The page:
20 Things You Should Never
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We all love scoring great deals on Craigslist
and Ebay, but many second-hand purchases are actually terrible deals. Stay clear
of these 20 used items that will end up costing you money -- or even endanger
1. Cribs and children's furniture: If there's
any chance that you'll put your children at risk by buying used, just buy new.
Used children's furniture, especially cribs, can be a safety hazard because you
can't be certain of a potential recall or if the crib was installed correctly.
(See also 7 Baby Items You Don't Need to Buy.)
2. Car seats: Even if a used car seat looks OK, damaged car seats aren't
uncommon. Considering that safety technology improves every year -- and the fact
that car seats can go for as little as $50 -- buying new is usually the better
3. Bicycle helmets: Usually, a crash would only crush the foam inside the helmet
casing, so the damage to the helmet may not be visible. However, since helmets
are meant to protect against one accident only, buying new would be a safer bet.
4. Tires: Sometimes it's hard to tell if used tires were once part of a totaled
wreck. If they have been in an accident, they're bound to be unstable and
unreliable. Putting your safety at risk for the sake of saving a few bucks just
doesn't add up.
5. Laptops: Because of their portability, laptops are prone to all sorts of
abuse and problems. When you buy a used laptop, unless it's refurbished, you
have no idea what it's been through or when important parts will die on you. You
also don't get the warranties and tech support that come with buying new.
6. Software: Most software comes with a serial number that you register with the
company when you activate the software on your computer. If the serial number on
your use software has already been registered, you can't use it again.
7. Plasma and HDTVs: The cost for fixing or replacing the parts on plasma or HDTVs is high. Sometimes, it costs as much as buying a new TV. Considering the
repair costs, you'd want to get an extended warranty, but that isn't an option
if you buy your TV used.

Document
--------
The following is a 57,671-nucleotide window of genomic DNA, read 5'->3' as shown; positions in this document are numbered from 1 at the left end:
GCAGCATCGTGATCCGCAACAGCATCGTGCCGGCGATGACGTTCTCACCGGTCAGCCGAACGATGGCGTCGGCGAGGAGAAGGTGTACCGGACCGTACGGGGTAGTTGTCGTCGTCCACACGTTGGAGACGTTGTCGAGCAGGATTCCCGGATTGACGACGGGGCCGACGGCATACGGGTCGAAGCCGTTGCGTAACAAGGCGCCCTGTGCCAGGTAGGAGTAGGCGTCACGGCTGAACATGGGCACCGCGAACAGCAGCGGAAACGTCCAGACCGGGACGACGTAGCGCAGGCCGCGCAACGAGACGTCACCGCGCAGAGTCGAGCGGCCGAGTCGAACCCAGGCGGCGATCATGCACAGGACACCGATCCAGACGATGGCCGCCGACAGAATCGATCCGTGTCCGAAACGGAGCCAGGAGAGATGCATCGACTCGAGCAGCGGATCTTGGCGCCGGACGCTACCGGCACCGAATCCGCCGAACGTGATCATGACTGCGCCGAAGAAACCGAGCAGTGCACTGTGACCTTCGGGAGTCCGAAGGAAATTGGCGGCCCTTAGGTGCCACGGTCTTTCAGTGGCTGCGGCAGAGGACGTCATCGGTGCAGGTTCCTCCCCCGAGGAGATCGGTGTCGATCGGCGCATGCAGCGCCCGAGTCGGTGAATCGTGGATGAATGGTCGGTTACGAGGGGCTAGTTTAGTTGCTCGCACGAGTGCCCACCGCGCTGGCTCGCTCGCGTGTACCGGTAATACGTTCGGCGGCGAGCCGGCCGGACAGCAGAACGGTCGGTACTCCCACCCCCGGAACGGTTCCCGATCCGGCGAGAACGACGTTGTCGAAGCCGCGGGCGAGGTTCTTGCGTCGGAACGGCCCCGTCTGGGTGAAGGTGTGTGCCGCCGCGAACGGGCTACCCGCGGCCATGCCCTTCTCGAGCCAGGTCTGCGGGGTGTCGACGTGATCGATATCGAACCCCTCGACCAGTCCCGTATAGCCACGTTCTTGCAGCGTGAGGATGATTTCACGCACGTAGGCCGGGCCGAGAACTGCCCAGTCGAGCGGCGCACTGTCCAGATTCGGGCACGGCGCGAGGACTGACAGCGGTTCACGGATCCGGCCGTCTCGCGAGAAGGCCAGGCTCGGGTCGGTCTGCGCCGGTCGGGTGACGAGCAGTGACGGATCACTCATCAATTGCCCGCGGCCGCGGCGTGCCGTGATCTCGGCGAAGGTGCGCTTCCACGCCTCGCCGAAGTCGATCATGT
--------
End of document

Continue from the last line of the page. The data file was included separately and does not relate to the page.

8. DVD players: While it's smart to buy used DVDs, this doesn't apply to DVD
players. DVD players have lasers that will eventually wear out. The cost to
repair or replace may cost more than the player is worth.
9. Digital and video cameras: Like laptops, used digital and video cameras are
likely to have been dropped and banged around. It may not be obvious, but once
the damage kicks in, it'll be expensive to repair. If you know what to look for
in a digital camera, you can get a great new camera without breaking the bank.
10. Speakers and microphones: Speakers and microphones are sensitive audio
equipment that don't stand up well to blasting and mishandling. Like laptops and
cameras, the damage may not be obvious, but their performance would be severely
11. Camera lenses: An SLR camera lens is the most expensive part of a camera. It
also directly affects the quality of your images. Any damage to the lens,
however slight, will show up in your photos.
12. Photo light bulbs: Not the ordinary light bulbs you use at home. We're
talking about the light bulbs used with photography equipment. They're
relatively expensive, but their life span is short enough that you likely won't
get much use out of them if you buy second-hand.
13. Mattresses and bedding: Just think: You may be sleeping with other people's
mold, mites, bacteria, and bodily fluids. Besides, even the really good
mattresses are only supposed to last eight to 10 years, and it's hard know for
sure how old a used mattress may be.
14. Swimsuits and undergarments: This is probably a no-brainer, but it needs to
be said: Do not, do not, do not buy used swimsuits or undergarments. They're
worn too close to the body -- someone else's body -- to consider buying used.
15. Wet suits: Wet suits lose the ability to keep you warm over time. If you're
a scuba diver, or the last owner was one, the constant change in water pressure
will eventually wear out the wet suit and make it more likely to tear.
16. Shoes: If you get used footwear, it's likely they're already molded to the
last owner's feet. Poor-fitting shoes are not only uncomfortable but can cause
all sorts of health problems, as well.
17. Hats: Hats are likely not cleaned before they're resold or donated. If you
buy a used hat, you don't know if you're also getting skin infections, old sweat
stains, hair products, and other cringe-worthy remnants. Now that's a deal you
18. Makeup: A good thing to remember about used makeup is that it's a breeding
ground for bacteria and a number of contagious diseases. The great deal you
found may come with pink eye and cold sores. Instead of buying used, consider
making your own beauty products (it's easier than you think) or skip makeup
19. Pet supplies: Old stains and odors continue to ferment even if used pet
supplies are sitting around in storage. If cleanliness is ever an issue, just
20. Vacuum cleaners: Vacuums are among the heavy-duty household appliances that
tend to get a lot of use and abuse. They can also cost more to fix than if you
bought them new right from the start.
Amy Lu writes at Wise Bread, a blog dedicated to helping readers live large on a
small budget. Wise Bread's book, 10,001 Ways to Live Large on a Small Budget,
debuted as the #1 Money Management book on Amazon.com.
- Courtesy:By USNews.com / http://shopping.yahoo.com/